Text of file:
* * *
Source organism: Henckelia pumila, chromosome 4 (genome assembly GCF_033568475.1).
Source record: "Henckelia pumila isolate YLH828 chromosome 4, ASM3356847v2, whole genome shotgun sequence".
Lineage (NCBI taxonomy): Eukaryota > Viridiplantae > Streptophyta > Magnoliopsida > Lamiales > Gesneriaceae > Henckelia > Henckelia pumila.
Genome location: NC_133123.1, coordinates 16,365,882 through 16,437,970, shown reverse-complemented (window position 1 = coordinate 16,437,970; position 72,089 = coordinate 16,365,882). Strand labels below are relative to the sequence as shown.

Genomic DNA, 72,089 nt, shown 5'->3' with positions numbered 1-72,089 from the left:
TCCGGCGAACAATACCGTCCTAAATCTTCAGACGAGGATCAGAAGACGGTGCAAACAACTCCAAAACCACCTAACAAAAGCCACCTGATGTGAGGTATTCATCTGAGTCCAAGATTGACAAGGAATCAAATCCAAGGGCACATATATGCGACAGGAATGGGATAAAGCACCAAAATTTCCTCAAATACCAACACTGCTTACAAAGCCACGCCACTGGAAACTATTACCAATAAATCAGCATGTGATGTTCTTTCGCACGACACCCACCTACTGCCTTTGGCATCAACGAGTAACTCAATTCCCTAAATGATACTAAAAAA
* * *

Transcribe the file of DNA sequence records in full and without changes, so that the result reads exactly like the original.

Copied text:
Source organism: Henckelia pumila, chromosome 4 (genome assembly GCF_033568475.1).
Source record: "Henckelia pumila isolate YLH828 chromosome 4, ASM3356847v2, whole genome shotgun sequence".
Lineage (NCBI taxonomy): Eukaryota > Viridiplantae > Streptophyta > Magnoliopsida > Lamiales > Gesneriaceae > Henckelia > Henckelia pumila.
Genome location: NC_133123.1, coordinates 16,365,882 through 16,437,970, shown reverse-complemented (window position 1 = coordinate 16,437,970; position 72,089 = coordinate 16,365,882). Strand labels below are relative to the sequence as shown.

Genomic DNA, 72,089 nt, shown 5'->3' with positions numbered 1-72,089 from the left:
TCCGGCGAACAATACCGTCCTAAATCTTCAGACGAGGATCAGAAGACGGTGCAAACAACTCCAAAACCACCTAACAAAAGCCACCTGATGTGAGGTATTCATCTGAGTCCAAGATTGACAAGGAATCAAATCCAAGGGCACATATATGCGACAGGAATGGGATAAAGCACCAAAATTTCCTCAAATACCAACACTGCTTACAAAGCCACGCCACTGGAAACTATTACCAATAAATCAGCATGTGATGTTCTTTCGCACGACACCCACCTACTGCCTTTGGCATCAACGAGTAACTCAATTCCCTAAATGATACTAAAAAA